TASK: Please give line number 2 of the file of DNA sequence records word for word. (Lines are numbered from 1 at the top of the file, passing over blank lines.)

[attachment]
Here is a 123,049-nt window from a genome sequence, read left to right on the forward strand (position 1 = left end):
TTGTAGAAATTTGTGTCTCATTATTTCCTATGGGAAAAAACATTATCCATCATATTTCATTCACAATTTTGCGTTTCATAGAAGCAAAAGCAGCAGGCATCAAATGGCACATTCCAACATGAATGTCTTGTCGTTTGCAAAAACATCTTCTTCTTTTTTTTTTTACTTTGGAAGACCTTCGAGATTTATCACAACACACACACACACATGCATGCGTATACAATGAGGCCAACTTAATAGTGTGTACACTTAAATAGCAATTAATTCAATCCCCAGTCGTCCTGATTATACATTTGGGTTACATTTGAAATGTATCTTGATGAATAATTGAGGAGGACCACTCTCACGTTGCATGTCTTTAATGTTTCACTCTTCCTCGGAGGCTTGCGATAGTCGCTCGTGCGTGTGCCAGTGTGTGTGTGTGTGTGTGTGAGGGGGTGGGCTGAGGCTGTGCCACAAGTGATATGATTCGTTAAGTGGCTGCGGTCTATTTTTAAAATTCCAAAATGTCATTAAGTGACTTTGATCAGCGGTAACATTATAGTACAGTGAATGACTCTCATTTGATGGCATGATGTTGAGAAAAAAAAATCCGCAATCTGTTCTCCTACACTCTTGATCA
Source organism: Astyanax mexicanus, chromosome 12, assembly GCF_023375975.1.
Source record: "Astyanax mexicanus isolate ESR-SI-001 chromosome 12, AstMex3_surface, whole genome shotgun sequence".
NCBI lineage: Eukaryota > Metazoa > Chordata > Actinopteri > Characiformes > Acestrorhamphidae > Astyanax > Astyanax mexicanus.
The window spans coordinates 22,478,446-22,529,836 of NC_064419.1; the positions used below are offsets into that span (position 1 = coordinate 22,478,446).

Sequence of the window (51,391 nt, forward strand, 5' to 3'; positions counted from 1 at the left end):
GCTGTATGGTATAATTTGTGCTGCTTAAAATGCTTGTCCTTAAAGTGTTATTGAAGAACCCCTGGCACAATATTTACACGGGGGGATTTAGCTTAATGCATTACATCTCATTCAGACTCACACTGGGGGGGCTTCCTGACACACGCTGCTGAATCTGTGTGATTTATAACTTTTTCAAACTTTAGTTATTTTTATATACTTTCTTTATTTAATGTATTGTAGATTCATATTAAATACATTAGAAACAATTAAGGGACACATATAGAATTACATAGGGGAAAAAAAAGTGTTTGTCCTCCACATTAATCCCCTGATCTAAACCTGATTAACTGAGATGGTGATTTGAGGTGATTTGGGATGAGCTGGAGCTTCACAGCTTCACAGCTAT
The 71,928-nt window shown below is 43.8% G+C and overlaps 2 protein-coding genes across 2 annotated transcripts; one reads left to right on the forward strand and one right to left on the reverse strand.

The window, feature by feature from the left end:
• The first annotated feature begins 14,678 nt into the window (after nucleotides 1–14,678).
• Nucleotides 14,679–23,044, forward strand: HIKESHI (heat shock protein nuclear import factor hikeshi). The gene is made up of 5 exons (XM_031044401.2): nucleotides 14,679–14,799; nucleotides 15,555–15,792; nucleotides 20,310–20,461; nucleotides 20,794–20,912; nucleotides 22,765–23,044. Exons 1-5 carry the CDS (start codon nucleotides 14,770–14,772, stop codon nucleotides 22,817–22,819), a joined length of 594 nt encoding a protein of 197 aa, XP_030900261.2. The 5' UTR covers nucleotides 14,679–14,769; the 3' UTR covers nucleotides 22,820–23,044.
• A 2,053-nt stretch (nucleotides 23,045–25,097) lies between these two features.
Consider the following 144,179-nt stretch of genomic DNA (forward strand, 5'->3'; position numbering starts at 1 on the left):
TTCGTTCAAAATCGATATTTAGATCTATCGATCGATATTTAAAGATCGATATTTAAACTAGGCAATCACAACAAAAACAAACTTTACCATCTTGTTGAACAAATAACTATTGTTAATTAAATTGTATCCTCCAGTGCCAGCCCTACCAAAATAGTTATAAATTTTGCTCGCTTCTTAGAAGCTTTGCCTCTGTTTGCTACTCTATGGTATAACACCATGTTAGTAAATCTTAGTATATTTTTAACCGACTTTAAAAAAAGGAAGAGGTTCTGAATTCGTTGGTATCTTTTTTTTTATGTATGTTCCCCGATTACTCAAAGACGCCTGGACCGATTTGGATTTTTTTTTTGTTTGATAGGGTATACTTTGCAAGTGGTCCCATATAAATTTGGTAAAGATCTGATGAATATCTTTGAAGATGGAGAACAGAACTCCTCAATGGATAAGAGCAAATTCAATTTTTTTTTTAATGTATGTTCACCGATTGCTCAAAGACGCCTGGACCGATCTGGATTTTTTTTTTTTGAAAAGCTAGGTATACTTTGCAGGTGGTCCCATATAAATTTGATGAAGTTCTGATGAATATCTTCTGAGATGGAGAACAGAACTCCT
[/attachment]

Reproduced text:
TTGTAGAAATTTGTGTCTCATTATTTCCTATGGGAAAAAACATTATCCATCATATTTCATTCACAATTTTGCGTTTCATAGAAGCAAAAGCAGCAGGCATCAAATGGCACATTCCAACATGAATGTCTTGTCGTTTGCAAAAACATCTTCTTCTTTTTTTTTTTACTTTGGAAGACCTTCGAGATTTATCACAACACACACACACACATGCATGCGTATACAATGAGGCCAACTTAATAGTGTGTACACTTAAATAGCAATTAATTCAATCCCCAGTCGTCCTGATTATACATTTGGGTTACATTTGAAATGTATCTTGATGAATAATTGAGGAGGACCACTCTCACGTTGCATGTCTTTAATGTTTCACTCTTCCTCGGAGGCTTGCGATAGTCGCTCGTGCGTGTGCCAGTGTGTGTGTGTGTGTGTGTGAGGGGGTGGGCTGAGGCTGTGCCACAAGTGATATGATTCGTTAAGTGGCTGCGGTCTATTTTTAAAATTCCAAAATGTCATTAAGTGACTTTGATCAGCGGTAACATTATAGTACAGTGAATGACTCTCATTTGATGGCATGATGTTGAGAAAAAAAAATCCGCAATCTGTTCTCCTACACTCTTGATCA